In January 2022, the Oregon Supreme Court approved in concept the adoption of two new examination models for OSB admission. These models will give applicants a choice of how to demonstrate their competence to practice law in Oregon.
Since that approval, the Licensure Pathways Development Committee (LPDC) has been working to develop the regulatory framework for the two new examinations:
- The Supervised Practice Portfolio Examination (SPPE) will allow applicants to work in supervised apprenticeship settings following graduation from law school. They would then submit a portfolio of work to be examined by the BBX for admission to the OSB.
- The SPPE framework and its accompanying rules were approved by the Oregon Supreme Court on November 7, 2023. This assessment will be an option for applicants beginning May 15, 2024. The correspondence with the court and the new rules can be found in the “resources” tab.
- The Oregon Experiential Portfolio Pathway (OEPE) will offer students at Oregon’s three law schools a rigorous experiential curriculum in their second and third years of law school, followed by submission of a portfolio of work to be examined by the BBX for admission to the bar. The committee will invite public comment on draft rules prior to submitting to the Court.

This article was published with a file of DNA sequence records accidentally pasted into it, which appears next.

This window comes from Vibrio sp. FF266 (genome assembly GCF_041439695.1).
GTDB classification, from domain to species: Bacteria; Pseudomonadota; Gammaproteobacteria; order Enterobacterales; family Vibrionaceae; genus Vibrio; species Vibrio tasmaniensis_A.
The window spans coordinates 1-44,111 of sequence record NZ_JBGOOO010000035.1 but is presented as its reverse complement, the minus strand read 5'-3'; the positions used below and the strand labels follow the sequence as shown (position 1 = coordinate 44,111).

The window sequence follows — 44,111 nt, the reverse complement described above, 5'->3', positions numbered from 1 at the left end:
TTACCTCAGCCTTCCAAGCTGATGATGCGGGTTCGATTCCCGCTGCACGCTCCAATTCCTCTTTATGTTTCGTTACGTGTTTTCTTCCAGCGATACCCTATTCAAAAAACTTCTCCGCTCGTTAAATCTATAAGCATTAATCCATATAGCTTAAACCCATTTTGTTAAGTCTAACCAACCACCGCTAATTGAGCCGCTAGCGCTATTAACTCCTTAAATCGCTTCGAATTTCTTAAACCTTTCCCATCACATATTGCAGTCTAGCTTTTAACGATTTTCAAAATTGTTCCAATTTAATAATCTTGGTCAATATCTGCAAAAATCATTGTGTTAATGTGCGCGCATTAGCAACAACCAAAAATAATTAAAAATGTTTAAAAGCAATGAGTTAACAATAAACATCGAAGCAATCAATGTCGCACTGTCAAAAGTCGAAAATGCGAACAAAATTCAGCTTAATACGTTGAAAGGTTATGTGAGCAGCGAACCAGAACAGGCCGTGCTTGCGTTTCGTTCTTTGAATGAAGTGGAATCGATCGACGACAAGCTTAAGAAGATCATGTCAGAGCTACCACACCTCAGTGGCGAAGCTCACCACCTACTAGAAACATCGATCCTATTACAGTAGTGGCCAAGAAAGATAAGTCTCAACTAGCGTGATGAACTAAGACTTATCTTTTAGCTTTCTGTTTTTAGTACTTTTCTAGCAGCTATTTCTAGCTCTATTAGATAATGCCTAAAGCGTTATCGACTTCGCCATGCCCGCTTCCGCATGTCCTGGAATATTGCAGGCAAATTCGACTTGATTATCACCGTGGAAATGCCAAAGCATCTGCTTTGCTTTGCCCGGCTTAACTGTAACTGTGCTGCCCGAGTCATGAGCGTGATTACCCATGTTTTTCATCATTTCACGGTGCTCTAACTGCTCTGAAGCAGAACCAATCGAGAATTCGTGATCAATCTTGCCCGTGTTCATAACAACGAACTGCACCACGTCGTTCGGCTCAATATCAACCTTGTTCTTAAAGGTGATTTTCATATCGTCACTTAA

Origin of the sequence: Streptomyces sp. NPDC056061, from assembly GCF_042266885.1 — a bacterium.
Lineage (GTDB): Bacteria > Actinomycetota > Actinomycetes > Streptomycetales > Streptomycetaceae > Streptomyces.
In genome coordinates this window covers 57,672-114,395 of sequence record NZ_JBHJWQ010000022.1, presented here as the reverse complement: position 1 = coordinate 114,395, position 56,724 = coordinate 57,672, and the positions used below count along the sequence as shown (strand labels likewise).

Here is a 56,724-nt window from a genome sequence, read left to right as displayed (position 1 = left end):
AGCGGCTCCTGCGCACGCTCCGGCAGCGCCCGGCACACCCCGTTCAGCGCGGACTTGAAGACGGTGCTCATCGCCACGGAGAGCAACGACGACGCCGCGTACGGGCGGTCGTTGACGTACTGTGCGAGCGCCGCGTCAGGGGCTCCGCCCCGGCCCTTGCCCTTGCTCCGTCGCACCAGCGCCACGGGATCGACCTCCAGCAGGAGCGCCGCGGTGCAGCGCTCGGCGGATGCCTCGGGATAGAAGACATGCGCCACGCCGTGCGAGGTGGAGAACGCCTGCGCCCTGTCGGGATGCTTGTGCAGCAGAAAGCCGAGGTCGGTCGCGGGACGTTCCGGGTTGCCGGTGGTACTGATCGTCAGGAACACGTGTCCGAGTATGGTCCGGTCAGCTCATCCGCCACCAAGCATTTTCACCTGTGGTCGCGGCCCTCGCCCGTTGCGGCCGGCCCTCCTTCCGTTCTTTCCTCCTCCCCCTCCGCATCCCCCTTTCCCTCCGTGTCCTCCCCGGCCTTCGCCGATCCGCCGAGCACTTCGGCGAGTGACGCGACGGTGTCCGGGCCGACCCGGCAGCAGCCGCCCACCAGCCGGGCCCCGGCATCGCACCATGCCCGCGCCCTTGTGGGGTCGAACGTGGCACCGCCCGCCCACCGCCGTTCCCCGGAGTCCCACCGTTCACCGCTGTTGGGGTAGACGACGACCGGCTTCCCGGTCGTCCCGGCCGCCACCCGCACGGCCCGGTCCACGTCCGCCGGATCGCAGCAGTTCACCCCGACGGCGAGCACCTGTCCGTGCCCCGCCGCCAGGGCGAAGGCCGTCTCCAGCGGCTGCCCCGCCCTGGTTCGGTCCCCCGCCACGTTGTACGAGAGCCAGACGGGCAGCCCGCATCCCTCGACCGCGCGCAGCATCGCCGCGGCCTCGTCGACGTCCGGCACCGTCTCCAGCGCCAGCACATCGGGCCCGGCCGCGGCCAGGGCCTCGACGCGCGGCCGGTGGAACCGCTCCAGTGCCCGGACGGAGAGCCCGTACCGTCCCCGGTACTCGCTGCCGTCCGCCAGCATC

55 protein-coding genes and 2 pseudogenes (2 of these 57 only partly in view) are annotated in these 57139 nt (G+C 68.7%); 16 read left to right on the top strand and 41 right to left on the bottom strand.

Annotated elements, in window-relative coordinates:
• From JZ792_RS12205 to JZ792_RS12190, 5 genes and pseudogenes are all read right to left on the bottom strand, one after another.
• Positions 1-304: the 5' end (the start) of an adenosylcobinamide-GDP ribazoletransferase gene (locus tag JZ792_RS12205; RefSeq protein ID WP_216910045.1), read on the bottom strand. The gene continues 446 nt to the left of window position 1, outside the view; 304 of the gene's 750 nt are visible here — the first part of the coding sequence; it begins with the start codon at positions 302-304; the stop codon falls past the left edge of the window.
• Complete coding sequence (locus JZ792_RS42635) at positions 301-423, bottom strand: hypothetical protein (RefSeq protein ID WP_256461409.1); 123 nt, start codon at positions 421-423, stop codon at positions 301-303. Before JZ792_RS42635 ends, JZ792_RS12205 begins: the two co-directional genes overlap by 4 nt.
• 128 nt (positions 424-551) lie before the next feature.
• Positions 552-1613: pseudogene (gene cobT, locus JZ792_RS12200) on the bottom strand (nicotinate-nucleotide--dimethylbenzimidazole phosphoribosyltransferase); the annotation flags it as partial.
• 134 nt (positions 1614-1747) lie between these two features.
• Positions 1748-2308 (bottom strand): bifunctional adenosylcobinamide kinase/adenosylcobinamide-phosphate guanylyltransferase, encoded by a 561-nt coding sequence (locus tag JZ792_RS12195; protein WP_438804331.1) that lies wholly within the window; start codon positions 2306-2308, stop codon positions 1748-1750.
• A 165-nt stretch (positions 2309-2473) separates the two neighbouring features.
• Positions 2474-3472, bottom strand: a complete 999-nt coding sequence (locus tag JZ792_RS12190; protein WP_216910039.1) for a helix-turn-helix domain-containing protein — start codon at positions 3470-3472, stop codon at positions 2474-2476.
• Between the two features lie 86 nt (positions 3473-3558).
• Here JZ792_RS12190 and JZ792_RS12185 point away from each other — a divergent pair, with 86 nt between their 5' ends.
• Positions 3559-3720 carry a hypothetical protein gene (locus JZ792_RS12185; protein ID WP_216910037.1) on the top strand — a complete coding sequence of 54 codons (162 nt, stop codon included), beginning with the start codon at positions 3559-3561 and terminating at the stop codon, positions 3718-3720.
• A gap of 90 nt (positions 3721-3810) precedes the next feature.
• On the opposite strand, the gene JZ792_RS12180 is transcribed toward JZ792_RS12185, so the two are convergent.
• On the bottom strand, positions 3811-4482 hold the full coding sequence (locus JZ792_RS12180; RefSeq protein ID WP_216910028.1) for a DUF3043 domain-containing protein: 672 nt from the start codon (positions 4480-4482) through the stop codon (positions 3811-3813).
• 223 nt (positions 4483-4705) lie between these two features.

The OSB will continue to offer the Oregon Bar Exam as a means for assessing an examinee’s minimum competency, and to allow applicants to receive a portable Uniform Bar Exam (UBE) score accepted in other jurisdictions. The National Conference of Bar Examiners, which administers the UBE in conjunction with the OSB, is in the process of revamping its exam to create a “NextGen Bar Exam” to more effectively and equitably assess the knowledge and skills of bar applicants. The Oregon State Board of Bar Examiners intends to recommend to the Oregon Supreme Court that Oregon be one of the first jurisdictions to offer the NextGen Bar Exam in July 2026.
In developing both the SPPE and the OEPE, the Committee has examined other jurisdictions that offer multiple licensure pathways, but is creating examinations that will best serve Oregon consumers. The foremost guiding principle of the LPDC has been to ensure that the new examinations protect legal consumers by adequately measuring applicants’ competence to practice law while not placing unnecessary or inequitable barriers between an examinee and licensure.
Please see the Resources tab for detailed information and background on these developing programs.
See also: Expanding the Bar, OSB Bulletin, Feb/Mar 2023.